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Research Project: Plant and Microbial Genetic Resource Preservation and Quality Assessment

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Title: Monitoring viability of seeds in gene banks: developing software tools to increase efficiency

Author
item Pohl, Josef
item Greene, Stephanie
item Walters, Christina

Submitted to: Meeting Abstract
Publication Type: Abstract Only
Publication Acceptance Date: 4/22/2015
Publication Date: 7/5/2015
Citation: Pohl, J.M., Greene, S.L., Walters, C.T. 2015. Monitoring viability of seeds in gene banks: developing software tools to increase efficiency. Meeting Abstract. nternational Seed Science Society, Seed Longevity Workshop, Wernigerode, Germany, July 5-8, 2015. pp 73.

Interpretive Summary: Monitoring the decline of seed viability is essential for effective long term seed storage in ex situ collections. Recent FAO Genebank Standards recommend monitoring intervals at one-third the time predicted for viability to fall to 85% of initial viability. Species longevity in storage can be estimated using two approaches: i) The Viability Equations (Ellis and Roberts, 1980) using NCGRP conditions of RH and temperature and species constants found in the Kew Seed Information Database, and ii) NCGRP longevity results obtained at 5oC, fitted to Avrami kinetics and adjusted to -18oC storage (Walters et al., 2005). We present two software tools that leverage these models to assist making decisions about what accessions are in need of monitor tests. Our approach was to calculate time to 85% initial viability using both methods. The first tool generates a list of genebank accessions from the collection that are in need of monitoring based on a monitoring interval set at 1/3 of the total time needed for germination to decline to 85% viability, which is estimated using both models for a given taxon and initial germination. The second tool is a visualization product which displays viability data against curves generated by the model. These tools increase genebank efficiency, since resources can be saved once an optimal interval is identified based on species-specific aging kinetics.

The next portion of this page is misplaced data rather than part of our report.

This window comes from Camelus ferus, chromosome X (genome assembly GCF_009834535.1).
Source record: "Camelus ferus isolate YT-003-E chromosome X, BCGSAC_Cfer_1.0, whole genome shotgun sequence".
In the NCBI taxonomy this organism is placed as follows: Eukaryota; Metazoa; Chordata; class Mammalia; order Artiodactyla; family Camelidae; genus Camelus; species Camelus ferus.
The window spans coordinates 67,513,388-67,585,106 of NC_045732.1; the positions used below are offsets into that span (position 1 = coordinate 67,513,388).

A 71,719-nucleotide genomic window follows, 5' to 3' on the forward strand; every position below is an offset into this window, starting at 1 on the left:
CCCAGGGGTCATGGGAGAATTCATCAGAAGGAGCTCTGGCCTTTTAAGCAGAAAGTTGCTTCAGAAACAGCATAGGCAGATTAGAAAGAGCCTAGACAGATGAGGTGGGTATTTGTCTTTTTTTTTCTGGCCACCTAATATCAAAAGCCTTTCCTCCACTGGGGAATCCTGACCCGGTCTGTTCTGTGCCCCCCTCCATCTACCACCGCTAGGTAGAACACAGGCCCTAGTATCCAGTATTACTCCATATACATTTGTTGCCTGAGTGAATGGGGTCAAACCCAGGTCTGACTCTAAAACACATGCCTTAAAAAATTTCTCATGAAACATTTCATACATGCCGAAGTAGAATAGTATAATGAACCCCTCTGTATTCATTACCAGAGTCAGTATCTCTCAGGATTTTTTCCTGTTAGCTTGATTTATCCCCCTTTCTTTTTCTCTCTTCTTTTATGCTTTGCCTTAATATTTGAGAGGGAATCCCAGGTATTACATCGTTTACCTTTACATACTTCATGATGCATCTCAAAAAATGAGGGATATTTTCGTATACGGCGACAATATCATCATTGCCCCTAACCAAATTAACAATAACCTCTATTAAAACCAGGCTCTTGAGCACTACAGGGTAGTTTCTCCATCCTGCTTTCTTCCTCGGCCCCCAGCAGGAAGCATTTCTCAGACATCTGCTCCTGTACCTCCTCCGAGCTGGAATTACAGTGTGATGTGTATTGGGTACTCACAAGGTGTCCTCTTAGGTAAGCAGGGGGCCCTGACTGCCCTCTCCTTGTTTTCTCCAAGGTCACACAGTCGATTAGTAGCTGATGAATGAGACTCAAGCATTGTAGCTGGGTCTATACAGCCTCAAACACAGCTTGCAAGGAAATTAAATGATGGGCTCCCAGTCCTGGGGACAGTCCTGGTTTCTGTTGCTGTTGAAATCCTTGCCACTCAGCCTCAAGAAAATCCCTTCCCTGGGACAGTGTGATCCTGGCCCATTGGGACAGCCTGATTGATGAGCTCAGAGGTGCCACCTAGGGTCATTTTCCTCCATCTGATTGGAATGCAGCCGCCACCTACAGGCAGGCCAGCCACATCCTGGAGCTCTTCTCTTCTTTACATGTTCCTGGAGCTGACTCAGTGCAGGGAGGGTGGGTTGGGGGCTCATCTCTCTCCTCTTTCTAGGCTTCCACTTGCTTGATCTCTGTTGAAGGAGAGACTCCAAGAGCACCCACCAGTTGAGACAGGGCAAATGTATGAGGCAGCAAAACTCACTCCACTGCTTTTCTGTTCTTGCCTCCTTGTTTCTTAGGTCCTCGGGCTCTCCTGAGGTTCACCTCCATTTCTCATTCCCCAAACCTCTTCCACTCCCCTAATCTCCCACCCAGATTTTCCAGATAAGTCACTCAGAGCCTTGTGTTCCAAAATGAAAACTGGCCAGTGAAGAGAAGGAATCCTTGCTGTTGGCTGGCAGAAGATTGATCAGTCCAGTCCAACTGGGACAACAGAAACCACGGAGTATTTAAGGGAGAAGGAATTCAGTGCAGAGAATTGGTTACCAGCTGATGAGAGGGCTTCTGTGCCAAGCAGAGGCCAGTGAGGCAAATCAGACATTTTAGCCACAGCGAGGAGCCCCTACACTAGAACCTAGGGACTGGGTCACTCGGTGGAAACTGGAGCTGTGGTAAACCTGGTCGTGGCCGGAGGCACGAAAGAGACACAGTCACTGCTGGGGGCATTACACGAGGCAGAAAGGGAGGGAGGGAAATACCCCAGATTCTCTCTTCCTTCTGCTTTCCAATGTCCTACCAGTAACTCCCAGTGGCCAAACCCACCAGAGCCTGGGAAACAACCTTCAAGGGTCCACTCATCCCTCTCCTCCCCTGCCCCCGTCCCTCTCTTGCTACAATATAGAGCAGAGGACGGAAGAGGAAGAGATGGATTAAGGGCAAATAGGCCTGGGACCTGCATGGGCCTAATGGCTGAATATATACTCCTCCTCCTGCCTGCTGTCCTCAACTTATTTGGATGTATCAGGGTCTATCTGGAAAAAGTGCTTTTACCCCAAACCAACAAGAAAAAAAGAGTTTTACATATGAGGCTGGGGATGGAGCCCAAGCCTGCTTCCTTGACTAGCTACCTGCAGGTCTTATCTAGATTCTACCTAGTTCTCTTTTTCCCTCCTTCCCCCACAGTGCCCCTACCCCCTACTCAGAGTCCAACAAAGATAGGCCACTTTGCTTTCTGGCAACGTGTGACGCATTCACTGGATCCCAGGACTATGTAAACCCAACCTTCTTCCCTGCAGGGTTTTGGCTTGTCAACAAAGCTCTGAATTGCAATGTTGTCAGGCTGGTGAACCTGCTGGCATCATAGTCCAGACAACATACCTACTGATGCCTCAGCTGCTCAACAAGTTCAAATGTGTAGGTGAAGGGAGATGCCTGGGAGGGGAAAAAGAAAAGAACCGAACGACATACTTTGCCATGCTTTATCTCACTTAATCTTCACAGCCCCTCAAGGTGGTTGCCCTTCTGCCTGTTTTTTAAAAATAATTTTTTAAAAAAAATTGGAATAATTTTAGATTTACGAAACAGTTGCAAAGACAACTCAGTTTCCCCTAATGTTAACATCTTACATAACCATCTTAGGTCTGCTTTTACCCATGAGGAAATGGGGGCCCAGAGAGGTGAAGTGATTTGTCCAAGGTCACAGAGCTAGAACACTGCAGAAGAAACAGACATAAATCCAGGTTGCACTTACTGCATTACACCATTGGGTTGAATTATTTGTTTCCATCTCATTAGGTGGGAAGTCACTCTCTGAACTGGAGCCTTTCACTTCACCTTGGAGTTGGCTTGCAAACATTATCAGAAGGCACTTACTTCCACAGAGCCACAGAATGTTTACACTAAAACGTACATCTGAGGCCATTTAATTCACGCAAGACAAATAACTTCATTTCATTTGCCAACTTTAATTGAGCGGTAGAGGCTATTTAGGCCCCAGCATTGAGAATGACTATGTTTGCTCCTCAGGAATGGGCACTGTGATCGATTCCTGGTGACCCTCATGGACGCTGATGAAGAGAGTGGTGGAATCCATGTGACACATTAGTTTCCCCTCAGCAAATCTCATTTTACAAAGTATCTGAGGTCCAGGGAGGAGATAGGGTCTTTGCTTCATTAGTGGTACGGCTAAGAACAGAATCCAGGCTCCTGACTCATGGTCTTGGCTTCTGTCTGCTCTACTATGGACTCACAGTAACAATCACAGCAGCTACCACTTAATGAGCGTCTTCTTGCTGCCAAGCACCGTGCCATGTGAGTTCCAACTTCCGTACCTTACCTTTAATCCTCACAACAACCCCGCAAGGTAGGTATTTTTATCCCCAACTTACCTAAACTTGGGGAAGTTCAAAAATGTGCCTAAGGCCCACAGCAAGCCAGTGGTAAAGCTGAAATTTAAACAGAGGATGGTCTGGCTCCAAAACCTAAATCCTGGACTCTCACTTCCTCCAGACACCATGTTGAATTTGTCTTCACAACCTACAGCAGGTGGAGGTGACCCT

Technical Abstract: Monitoring the decline of seed viability is essential for effective long term seed storage in ex situ collections. Recent FAO Genebank Standards recommend monitoring intervals at one-third the time predicted for viability to fall to 85% of initial viability. This poster outlines the development of software tools to identify accession-specific monitoring intervals. The tools were developed for the long term base collection of the USDA National Plant Germplasm System, located at NCGRP. We felt that monitoring intervals should be based on seed longevity estimates characteristic for each species in the collection. Species longevity in storage can be estimated using two approaches: i) The Viability Equations (Ellis and Roberts, 1980) using NCGRP conditions of RH and temperature and species constants found in the Kew Seed Information Database, and ii) NCGRP longevity results obtained at 5oC, fitted to Avrami kinetics and adjusted to -18oC storage (Walters et al., 2005). We present two software tools that leverage these models to assist making decisions about what accessions are in need of monitor tests. Our approach was to calculate time to 85% initial viability using both methods. The first tool generates a list of genebank accessions from the collection that are in need of monitoring based on a monitoring interval set at 1/3 of the total time needed for germination to decline to 85% viability, which is estimated using both models for a given taxon and initial germination. The second tool is a visualization product which displays viability data against curves generated by the model. The tools can be parameterized based on time, taxonomy, institutional genebank standards and estimated deterioration time courses when needed and are compatible with GRIN-Global. These tools increase genebank efficiency, since resources can be saved once an optimal interval is identified based on species-specific aging kinetics.